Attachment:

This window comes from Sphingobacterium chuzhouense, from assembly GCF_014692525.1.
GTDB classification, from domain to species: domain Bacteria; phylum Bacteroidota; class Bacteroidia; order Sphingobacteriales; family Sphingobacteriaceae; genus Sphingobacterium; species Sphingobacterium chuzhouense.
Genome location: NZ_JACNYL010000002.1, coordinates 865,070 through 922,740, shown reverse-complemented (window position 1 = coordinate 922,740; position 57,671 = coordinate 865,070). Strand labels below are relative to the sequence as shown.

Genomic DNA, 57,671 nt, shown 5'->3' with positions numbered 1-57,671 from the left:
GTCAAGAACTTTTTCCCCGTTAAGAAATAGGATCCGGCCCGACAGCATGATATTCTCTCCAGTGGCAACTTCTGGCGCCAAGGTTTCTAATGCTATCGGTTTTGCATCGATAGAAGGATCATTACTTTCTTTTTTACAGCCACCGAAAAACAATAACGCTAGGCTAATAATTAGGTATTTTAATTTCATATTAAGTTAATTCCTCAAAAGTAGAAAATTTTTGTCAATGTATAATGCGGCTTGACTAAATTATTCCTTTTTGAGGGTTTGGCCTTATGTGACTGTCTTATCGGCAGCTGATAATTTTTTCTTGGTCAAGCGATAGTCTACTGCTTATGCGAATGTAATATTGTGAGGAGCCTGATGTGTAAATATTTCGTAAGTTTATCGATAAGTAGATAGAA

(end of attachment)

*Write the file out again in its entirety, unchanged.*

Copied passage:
This window comes from Sphingobacterium chuzhouense, from assembly GCF_014692525.1.
GTDB classification, from domain to species: domain Bacteria; phylum Bacteroidota; class Bacteroidia; order Sphingobacteriales; family Sphingobacteriaceae; genus Sphingobacterium; species Sphingobacterium chuzhouense.
Genome location: NZ_JACNYL010000002.1, coordinates 865,070 through 922,740, shown reverse-complemented (window position 1 = coordinate 922,740; position 57,671 = coordinate 865,070). Strand labels below are relative to the sequence as shown.

Genomic DNA, 57,671 nt, shown 5'->3' with positions numbered 1-57,671 from the left:
GTCAAGAACTTTTTCCCCGTTAAGAAATAGGATCCGGCCCGACAGCATGATATTCTCTCCAGTGGCAACTTCTGGCGCCAAGGTTTCTAATGCTATCGGTTTTGCATCGATAGAAGGATCATTACTTTCTTTTTTACAGCCACCGAAAAACAATAACGCTAGGCTAATAATTAGGTATTTTAATTTCATATTAAGTTAATTCCTCAAAAGTAGAAAATTTTTGTCAATGTATAATGCGGCTTGACTAAATTATTCCTTTTTGAGGGTTTGGCCTTATGTGACTGTCTTATCGGCAGCTGATAATTTTTTCTTGGTCAAGCGATAGTCTACTGCTTATGCGAATGTAATATTGTGAGGAGCCTGATGTGTAAATATTTCGTAAGTTTATCGATAAGTAGATAGAA